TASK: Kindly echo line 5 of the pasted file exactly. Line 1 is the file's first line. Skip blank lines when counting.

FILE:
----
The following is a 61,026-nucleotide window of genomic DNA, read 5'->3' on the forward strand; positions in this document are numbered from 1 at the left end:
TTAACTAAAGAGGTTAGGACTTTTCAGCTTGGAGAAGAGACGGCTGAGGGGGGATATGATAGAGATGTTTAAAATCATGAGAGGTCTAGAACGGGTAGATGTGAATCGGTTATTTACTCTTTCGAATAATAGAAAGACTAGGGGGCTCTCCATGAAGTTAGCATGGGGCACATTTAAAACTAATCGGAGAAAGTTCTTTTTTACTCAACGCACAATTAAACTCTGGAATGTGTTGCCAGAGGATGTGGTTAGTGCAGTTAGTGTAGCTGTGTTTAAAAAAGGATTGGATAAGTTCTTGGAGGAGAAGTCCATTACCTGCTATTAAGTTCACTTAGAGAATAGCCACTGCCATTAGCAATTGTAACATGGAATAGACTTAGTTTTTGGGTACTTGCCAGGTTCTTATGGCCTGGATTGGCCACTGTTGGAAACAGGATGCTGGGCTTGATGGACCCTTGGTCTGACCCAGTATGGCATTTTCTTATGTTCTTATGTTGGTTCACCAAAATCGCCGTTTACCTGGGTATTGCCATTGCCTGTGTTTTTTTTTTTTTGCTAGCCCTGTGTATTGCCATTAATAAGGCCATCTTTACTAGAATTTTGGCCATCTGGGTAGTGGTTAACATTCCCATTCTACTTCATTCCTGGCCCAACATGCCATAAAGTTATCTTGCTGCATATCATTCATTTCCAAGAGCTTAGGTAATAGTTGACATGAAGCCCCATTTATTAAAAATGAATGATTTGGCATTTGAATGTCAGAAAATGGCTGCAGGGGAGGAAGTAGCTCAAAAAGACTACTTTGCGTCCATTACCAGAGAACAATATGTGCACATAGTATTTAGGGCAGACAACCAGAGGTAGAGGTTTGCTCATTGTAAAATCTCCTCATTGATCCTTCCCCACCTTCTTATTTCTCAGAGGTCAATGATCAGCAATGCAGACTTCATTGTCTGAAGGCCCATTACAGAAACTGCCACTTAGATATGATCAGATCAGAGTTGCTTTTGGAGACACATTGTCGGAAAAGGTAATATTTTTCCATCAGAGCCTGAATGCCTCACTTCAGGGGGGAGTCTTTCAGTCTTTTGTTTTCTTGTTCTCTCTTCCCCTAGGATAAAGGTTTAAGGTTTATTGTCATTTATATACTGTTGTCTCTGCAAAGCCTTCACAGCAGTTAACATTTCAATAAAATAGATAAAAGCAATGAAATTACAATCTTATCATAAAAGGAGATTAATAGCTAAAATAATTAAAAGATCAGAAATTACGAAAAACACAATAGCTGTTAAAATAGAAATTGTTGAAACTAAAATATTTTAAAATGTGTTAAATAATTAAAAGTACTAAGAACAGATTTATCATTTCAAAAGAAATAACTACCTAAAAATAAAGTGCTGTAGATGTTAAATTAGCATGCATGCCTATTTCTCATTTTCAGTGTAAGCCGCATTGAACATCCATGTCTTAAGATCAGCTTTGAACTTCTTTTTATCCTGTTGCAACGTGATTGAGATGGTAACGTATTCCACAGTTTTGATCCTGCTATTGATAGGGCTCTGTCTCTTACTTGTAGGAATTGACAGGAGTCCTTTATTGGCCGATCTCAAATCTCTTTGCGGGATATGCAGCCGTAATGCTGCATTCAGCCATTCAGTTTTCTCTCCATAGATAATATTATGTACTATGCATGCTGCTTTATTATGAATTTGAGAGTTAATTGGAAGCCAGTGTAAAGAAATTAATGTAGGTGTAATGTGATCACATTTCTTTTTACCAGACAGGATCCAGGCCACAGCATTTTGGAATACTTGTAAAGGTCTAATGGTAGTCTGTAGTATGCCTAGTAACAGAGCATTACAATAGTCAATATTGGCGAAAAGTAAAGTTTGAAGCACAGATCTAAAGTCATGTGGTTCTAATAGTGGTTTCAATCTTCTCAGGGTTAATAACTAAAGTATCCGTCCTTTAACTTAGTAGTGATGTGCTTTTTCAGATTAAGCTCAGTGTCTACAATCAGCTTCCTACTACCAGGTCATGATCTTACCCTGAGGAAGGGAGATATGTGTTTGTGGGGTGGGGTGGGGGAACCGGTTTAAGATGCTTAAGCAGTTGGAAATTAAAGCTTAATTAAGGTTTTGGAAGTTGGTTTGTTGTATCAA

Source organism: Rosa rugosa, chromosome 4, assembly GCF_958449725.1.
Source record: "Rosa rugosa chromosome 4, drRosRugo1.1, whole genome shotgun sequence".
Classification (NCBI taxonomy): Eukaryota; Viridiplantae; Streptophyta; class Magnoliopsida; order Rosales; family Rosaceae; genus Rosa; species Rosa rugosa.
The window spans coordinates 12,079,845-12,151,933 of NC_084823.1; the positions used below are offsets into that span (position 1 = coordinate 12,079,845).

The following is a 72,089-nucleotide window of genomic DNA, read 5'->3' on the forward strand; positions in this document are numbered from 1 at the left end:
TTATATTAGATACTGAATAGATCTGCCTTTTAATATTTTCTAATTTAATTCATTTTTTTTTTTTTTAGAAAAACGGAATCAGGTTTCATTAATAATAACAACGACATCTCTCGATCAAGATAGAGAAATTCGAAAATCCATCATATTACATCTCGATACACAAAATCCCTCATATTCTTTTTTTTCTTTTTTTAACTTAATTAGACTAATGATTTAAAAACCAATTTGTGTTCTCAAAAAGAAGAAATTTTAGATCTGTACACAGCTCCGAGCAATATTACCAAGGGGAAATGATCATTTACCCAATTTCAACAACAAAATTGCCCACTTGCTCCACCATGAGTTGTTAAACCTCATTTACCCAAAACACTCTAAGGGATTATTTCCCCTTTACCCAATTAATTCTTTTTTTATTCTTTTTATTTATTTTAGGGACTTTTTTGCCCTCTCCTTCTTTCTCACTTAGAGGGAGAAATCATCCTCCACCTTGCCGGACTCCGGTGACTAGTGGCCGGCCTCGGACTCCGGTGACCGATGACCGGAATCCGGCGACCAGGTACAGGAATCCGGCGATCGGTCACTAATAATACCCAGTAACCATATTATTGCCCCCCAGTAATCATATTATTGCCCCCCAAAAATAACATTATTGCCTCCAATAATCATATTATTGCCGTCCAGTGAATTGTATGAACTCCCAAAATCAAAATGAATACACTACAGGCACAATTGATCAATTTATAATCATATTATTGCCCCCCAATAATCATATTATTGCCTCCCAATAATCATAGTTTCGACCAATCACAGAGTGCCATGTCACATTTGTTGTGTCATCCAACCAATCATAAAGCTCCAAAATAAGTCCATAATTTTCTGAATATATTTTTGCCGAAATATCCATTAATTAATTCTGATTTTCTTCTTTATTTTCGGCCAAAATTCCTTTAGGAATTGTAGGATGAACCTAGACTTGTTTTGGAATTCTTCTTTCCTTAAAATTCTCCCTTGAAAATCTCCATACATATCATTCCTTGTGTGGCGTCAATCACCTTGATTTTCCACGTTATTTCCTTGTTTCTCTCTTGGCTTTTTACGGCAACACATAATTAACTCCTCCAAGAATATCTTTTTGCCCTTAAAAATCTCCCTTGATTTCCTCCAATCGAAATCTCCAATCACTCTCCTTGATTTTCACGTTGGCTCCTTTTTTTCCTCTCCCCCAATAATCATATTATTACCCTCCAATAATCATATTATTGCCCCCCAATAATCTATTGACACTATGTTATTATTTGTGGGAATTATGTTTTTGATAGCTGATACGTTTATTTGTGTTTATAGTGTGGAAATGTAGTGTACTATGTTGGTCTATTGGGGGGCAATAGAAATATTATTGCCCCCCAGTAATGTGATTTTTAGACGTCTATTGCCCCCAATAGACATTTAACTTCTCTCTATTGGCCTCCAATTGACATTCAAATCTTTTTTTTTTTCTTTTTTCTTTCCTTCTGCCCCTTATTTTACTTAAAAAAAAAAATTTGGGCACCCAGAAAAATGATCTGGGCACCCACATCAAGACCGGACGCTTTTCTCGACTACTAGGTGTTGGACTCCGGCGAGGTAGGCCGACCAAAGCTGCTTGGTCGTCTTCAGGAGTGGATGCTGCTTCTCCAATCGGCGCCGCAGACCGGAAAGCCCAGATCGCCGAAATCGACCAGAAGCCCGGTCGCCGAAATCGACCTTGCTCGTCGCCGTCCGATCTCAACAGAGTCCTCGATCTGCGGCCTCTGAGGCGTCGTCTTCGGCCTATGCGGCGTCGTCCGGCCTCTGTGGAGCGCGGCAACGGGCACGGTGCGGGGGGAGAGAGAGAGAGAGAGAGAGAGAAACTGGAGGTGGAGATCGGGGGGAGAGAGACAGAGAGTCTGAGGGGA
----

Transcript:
Classification (NCBI taxonomy): Eukaryota; Viridiplantae; Streptophyta; class Magnoliopsida; order Rosales; family Rosaceae; genus Rosa; species Rosa rugosa.